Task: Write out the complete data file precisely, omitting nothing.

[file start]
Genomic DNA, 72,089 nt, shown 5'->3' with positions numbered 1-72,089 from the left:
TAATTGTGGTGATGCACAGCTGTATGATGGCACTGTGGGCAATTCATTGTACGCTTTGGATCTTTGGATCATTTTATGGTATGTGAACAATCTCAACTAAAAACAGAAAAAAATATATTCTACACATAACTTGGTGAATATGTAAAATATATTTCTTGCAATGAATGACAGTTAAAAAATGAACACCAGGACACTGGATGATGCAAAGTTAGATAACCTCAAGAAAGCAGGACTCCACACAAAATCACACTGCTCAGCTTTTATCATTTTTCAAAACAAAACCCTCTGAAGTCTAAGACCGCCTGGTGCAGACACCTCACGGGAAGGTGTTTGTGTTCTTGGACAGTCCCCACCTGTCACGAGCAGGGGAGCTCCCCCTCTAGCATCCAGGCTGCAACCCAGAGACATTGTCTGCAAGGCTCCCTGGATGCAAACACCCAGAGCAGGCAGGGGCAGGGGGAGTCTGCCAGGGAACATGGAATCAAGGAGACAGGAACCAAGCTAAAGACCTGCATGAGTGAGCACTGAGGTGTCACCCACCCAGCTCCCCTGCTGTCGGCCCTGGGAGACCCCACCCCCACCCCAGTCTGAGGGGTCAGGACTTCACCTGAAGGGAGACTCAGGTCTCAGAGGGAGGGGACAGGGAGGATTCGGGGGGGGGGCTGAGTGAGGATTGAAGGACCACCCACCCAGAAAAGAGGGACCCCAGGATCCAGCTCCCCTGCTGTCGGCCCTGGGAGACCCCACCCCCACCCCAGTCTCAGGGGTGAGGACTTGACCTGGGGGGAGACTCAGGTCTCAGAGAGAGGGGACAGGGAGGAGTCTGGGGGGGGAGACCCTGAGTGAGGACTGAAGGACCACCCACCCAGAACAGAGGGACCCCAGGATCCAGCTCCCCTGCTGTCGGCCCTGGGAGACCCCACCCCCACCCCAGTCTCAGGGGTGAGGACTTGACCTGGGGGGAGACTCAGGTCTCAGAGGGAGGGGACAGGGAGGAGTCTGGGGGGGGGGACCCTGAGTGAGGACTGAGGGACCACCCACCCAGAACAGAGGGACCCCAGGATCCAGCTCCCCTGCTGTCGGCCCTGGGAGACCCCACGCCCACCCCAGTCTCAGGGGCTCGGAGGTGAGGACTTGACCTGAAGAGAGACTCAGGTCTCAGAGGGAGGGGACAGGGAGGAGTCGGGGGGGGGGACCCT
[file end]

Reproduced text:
Genomic DNA, 72,089 nt, shown 5'->3' with positions numbered 1-72,089 from the left:
TAATTGTGGTGATGCACAGCTGTATGATGGCACTGTGGGCAATTCATTGTACGCTTTGGATCTTTGGATCATTTTATGGTATGTGAACAATCTCAACTAAAAACAGAAAAAAATATATTCTACACATAACTTGGTGAATATGTAAAATATATTTCTTGCAATGAATGACAGTTAAAAAATGAACACCAGGACACTGGATGATGCAAAGTTAGATAACCTCAAGAAAGCAGGACTCCACACAAAATCACACTGCTCAGCTTTTATCATTTTTCAAAACAAAACCCTCTGAAGTCTAAGACCGCCTGGTGCAGACACCTCACGGGAAGGTGTTTGTGTTCTTGGACAGTCCCCACCTGTCACGAGCAGGGGAGCTCCCCCTCTAGCATCCAGGCTGCAACCCAGAGACATTGTCTGCAAGGCTCCCTGGATGCAAACACCCAGAGCAGGCAGGGGCAGGGGGAGTCTGCCAGGGAACATGGAATCAAGGAGACAGGAACCAAGCTAAAGACCTGCATGAGTGAGCACTGAGGTGTCACCCACCCAGCTCCCCTGCTGTCGGCCCTGGGAGACCCCACCCCCACCCCAGTCTGAGGGGTCAGGACTTCACCTGAAGGGAGACTCAGGTCTCAGAGGGAGGGGACAGGGAGGATTCGGGGGGGGGGCTGAGTGAGGATTGAAGGACCACCCACCCAGAAAAGAGGGACCCCAGGATCCAGCTCCCCTGCTGTCGGCCCTGGGAGACCCCACCCCCACCCCAGTCTCAGGGGTGAGGACTTGACCTGGGGGGAGACTCAGGTCTCAGAGAGAGGGGACAGGGAGGAGTCTGGGGGGGGAGACCCTGAGTGAGGACTGAAGGACCACCCACCCAGAACAGAGGGACCCCAGGATCCAGCTCCCCTGCTGTCGGCCCTGGGAGACCCCACCCCCACCCCAGTCTCAGGGGTGAGGACTTGACCTGGGGGGAGACTCAGGTCTCAGAGGGAGGGGACAGGGAGGAGTCTGGGGGGGGGGACCCTGAGTGAGGACTGAGGGACCACCCACCCAGAACAGAGGGACCCCAGGATCCAGCTCCCCTGCTGTCGGCCCTGGGAGACCCCACGCCCACCCCAGTCTCAGGGGCTCGGAGGTGAGGACTTGACCTGAAGAGAGACTCAGGTCTCAGAGGGAGGGGACAGGGAGGAGTCGGGGGGGGGGACCCT